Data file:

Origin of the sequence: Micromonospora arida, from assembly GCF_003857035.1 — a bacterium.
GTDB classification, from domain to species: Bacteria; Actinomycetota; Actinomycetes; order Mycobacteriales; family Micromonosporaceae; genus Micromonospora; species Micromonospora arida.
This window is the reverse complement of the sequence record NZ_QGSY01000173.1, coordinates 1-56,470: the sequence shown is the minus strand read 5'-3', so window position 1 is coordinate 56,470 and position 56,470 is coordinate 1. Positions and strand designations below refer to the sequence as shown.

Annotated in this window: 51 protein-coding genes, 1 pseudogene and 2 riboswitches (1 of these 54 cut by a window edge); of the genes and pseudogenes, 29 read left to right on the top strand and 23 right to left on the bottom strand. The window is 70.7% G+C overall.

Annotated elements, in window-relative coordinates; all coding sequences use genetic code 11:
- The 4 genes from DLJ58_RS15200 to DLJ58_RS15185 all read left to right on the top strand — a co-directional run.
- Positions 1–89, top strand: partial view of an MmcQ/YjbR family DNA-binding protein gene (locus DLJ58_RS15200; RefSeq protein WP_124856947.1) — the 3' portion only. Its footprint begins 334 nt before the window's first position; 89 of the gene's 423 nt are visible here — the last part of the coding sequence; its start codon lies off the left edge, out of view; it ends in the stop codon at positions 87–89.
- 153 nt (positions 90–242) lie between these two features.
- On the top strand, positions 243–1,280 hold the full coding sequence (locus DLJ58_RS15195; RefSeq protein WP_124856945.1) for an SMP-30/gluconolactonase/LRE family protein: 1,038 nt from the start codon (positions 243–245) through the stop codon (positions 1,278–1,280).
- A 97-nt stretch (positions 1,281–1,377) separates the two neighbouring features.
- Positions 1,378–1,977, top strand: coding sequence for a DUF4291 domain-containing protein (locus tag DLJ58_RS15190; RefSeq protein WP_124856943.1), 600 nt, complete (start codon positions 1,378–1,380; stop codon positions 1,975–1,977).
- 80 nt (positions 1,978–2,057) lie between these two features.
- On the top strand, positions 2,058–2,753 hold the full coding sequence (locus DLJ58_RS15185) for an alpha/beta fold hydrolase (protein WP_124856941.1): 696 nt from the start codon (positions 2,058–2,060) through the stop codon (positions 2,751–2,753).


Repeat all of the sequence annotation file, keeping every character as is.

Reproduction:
Origin of the sequence: Micromonospora arida, from assembly GCF_003857035.1 — a bacterium.
GTDB classification, from domain to species: Bacteria; Actinomycetota; Actinomycetes; order Mycobacteriales; family Micromonosporaceae; genus Micromonospora; species Micromonospora arida.
This window is the reverse complement of the sequence record NZ_QGSY01000173.1, coordinates 1-56,470: the sequence shown is the minus strand read 5'-3', so window position 1 is coordinate 56,470 and position 56,470 is coordinate 1. Positions and strand designations below refer to the sequence as shown.

Annotated in this window: 51 protein-coding genes, 1 pseudogene and 2 riboswitches (1 of these 54 cut by a window edge); of the genes and pseudogenes, 29 read left to right on the top strand and 23 right to left on the bottom strand. The window is 70.7% G+C overall.

Annotated elements, in window-relative coordinates; all coding sequences use genetic code 11:
- The 4 genes from DLJ58_RS15200 to DLJ58_RS15185 all read left to right on the top strand — a co-directional run.
- Positions 1–89, top strand: partial view of an MmcQ/YjbR family DNA-binding protein gene (locus DLJ58_RS15200; RefSeq protein WP_124856947.1) — the 3' portion only. Its footprint begins 334 nt before the window's first position; 89 of the gene's 423 nt are visible here — the last part of the coding sequence; its start codon lies off the left edge, out of view; it ends in the stop codon at positions 87–89.
- 153 nt (positions 90–242) lie between these two features.
- On the top strand, positions 243–1,280 hold the full coding sequence (locus DLJ58_RS15195; RefSeq protein WP_124856945.1) for an SMP-30/gluconolactonase/LRE family protein: 1,038 nt from the start codon (positions 243–245) through the stop codon (positions 1,278–1,280).
- A 97-nt stretch (positions 1,281–1,377) separates the two neighbouring features.
- Positions 1,378–1,977, top strand: coding sequence for a DUF4291 domain-containing protein (locus tag DLJ58_RS15190; RefSeq protein WP_124856943.1), 600 nt, complete (start codon positions 1,378–1,380; stop codon positions 1,975–1,977).
- 80 nt (positions 1,978–2,057) lie between these two features.
- On the top strand, positions 2,058–2,753 hold the full coding sequence (locus DLJ58_RS15185) for an alpha/beta fold hydrolase (protein WP_124856941.1): 696 nt from the start codon (positions 2,058–2,060) through the stop codon (positions 2,751–2,753).